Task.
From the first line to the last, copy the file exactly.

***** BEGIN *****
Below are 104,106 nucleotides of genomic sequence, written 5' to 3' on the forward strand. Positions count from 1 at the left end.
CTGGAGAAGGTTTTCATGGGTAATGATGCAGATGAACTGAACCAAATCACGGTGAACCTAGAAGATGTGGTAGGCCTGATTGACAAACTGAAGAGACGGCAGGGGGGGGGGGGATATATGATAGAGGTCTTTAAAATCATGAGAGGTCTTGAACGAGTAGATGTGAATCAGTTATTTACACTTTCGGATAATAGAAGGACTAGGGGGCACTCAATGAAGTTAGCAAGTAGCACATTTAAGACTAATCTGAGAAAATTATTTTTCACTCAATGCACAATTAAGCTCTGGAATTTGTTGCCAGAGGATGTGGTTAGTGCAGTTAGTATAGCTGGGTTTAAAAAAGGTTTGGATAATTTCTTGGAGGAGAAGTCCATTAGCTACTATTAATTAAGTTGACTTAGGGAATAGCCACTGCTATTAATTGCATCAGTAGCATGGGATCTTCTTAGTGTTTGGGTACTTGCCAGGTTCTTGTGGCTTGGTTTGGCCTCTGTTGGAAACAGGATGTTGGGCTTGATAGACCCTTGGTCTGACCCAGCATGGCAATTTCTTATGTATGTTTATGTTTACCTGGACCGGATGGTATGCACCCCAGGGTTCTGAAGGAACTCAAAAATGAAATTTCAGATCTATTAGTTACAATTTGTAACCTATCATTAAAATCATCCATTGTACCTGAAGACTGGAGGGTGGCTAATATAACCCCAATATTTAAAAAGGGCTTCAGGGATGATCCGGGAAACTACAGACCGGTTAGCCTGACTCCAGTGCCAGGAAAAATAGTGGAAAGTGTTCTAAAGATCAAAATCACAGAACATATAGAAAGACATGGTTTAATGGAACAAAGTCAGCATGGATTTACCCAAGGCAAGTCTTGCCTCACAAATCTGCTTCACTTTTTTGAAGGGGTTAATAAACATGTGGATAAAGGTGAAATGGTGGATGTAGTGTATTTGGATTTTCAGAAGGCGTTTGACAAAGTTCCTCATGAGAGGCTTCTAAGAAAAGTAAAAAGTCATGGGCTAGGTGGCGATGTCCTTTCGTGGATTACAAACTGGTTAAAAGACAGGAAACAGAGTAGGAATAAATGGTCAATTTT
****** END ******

Below are 104,106 nucleotides of genomic sequence, written 5' to 3' on the forward strand. Positions count from 1 at the left end.
CTGGAGAAGGTTTTCATGGGTAATGATGCAGATGAACTGAACCAAATCACGGTGAACCTAGAAGATGTGGTAGGCCTGATTGACAAACTGAAGAGACGGCAGGGGGGGGGGGGATATATGATAGAGGTCTTTAAAATCATGAGAGGTCTTGAACGAGTAGATGTGAATCAGTTATTTACACTTTCGGATAATAGAAGGACTAGGGGGCACTCAATGAAGTTAGCAAGTAGCACATTTAAGACTAATCTGAGAAAATTATTTTTCACTCAATGCACAATTAAGCTCTGGAATTTGTTGCCAGAGGATGTGGTTAGTGCAGTTAGTATAGCTGGGTTTAAAAAAGGTTTGGATAATTTCTTGGAGGAGAAGTCCATTAGCTACTATTAATTAAGTTGACTTAGGGAATAGCCACTGCTATTAATTGCATCAGTAGCATGGGATCTTCTTAGTGTTTGGGTACTTGCCAGGTTCTTGTGGCTTGGTTTGGCCTCTGTTGGAAACAGGATGTTGGGCTTGATAGACCCTTGGTCTGACCCAGCATGGCAATTTCTTATGTATGTTTATGTTTACCTGGACCGGATGGTATGCACCCCAGGGTTCTGAAGGAACTCAAAAATGAAATTTCAGATCTATTAGTTACAATTTGTAACCTATCATTAAAATCATCCATTGTACCTGAAGACTGGAGGGTGGCTAATATAACCCCAATATTTAAAAAGGGCTTCAGGGATGATCCGGGAAACTACAGACCGGTTAGCCTGACTCCAGTGCCAGGAAAAATAGTGGAAAGTGTTCTAAAGATCAAAATCACAGAACATATAGAAAGACATGGTTTAATGGAACAAAGTCAGCATGGATTTACCCAAGGCAAGTCTTGCCTCACAAATCTGCTTCACTTTTTTGAAGGGGTTAATAAACATGTGGATAAAGGTGAAATGGTGGATGTAGTGTATTTGGATTTTCAGAAGGCGTTTGACAAAGTTCCTCATGAGAGGCTTCTAAGAAAAGTAAAAAGTCATGGGCTAGGTGGCGATGTCCTTTCGTGGATTACAAACTGGTTAAAAGACAGGAAACAGAGTAGGAATAAATGGTCAATTTT